Stevens takes her students to schooling shows all the way to nationally recognized events, where they often place in the ribbons. She runs a middle school and high school riding team and is the head coach of the Duquesne University equestrian team, which competes in the Intercollegiate Horse Show Association. Stevens coaches riders in the hunters – or hunt seat and jumper – disciplines a form of English riding that is judged on manners, movement and conformation of the horse as well as the rider’s ability and form.
“Riding is difficult because you’re teaching a feel,” she says. “You have to be able to feel everything that’s happening underneath you and problem-solve with the animal. It’s usually a miscommunication between rider and horse.”
Professional horse trainers require knowledge, a strong work ethic and understanding, she notes.
“Consistency with the horse is key,” she says. “Each horse you ride teaches you something. They each present a new issue and it’s the trainer’s job to problem-solve to smooth out the issues and create a better ride.”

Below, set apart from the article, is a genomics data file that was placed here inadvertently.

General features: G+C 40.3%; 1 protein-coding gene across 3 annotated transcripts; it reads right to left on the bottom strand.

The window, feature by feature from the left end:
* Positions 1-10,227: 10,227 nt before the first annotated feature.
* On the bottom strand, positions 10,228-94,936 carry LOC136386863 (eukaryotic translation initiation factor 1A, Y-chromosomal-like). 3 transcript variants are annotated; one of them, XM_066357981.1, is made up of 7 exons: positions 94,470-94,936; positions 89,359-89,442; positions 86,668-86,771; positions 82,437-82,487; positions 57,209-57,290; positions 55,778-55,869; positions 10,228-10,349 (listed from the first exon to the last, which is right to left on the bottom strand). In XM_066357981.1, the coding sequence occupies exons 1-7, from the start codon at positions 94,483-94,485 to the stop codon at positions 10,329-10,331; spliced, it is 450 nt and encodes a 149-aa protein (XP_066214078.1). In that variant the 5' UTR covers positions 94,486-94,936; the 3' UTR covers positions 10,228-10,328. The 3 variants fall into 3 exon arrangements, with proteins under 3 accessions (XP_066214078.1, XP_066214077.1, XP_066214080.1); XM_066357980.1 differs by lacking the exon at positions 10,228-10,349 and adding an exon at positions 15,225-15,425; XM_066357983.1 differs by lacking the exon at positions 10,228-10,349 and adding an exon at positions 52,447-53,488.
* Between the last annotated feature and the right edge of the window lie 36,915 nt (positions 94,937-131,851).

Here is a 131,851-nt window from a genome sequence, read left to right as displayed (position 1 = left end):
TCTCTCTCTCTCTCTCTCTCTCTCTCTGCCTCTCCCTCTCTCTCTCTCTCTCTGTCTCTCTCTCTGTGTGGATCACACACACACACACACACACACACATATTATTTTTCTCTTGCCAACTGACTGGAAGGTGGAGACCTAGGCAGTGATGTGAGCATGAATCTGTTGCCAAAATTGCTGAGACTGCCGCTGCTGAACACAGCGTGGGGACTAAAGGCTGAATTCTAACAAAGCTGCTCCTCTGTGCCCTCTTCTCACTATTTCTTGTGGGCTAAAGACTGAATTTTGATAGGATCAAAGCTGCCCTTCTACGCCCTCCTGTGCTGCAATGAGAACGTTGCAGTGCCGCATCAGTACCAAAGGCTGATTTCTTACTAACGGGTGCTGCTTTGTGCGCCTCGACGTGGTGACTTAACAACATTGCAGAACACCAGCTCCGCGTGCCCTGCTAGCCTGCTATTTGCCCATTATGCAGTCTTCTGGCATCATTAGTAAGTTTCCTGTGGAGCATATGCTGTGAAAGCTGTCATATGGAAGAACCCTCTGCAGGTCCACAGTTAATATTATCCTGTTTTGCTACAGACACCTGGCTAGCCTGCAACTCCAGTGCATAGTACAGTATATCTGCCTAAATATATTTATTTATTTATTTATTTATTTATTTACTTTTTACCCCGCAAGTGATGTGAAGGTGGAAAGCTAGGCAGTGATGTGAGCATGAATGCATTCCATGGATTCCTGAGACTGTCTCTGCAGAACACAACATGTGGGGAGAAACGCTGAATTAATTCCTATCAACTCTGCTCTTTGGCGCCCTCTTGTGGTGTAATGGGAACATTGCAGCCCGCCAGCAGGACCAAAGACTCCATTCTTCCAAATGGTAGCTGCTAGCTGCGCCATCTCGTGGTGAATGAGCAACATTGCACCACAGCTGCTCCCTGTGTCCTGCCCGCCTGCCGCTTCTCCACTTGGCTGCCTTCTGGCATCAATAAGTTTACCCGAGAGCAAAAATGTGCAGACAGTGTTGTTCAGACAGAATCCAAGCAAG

Riders who transition to trainers must be able to listen and have patience, Stevens says. Her daughter, Alyssa, also rides and has helped her with the training and sale horses. Alyssa Stevens says growing up in competitive equestrian gave her many opportunities to learn and compete that other kids didn’t have.
“It builds character,” says the younger Stevens. “We don’t have any days off. We don’t get sick days or holidays off because the horses still need to be cared for and exercised.”
Kosiorek-Smith primarily competes and trains in eventing, “a triathlon for horses” she says. The discipline has three phases: dressage, which judges the horse’s suppleness and balance while following a lettered pattern; show jumping, including precision and speed over fences; and cross-country, which tests the control and stamina of horse and rider while jumping over solid obstacles outdoors through water and over hills.